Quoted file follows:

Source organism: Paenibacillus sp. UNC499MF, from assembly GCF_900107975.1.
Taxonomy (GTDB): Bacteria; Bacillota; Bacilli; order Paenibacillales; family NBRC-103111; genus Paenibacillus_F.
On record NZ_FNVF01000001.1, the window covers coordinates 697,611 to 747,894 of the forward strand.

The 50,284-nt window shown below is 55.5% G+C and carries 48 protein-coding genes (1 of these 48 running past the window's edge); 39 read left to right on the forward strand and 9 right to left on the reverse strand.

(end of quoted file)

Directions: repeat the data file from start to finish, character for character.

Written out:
Source organism: Paenibacillus sp. UNC499MF, from assembly GCF_900107975.1.
Taxonomy (GTDB): Bacteria; Bacillota; Bacilli; order Paenibacillales; family NBRC-103111; genus Paenibacillus_F.
On record NZ_FNVF01000001.1, the window covers coordinates 697,611 to 747,894 of the forward strand.

The 50,284-nt window shown below is 55.5% G+C and carries 48 protein-coding genes (1 of these 48 running past the window's edge); 39 read left to right on the forward strand and 9 right to left on the reverse strand.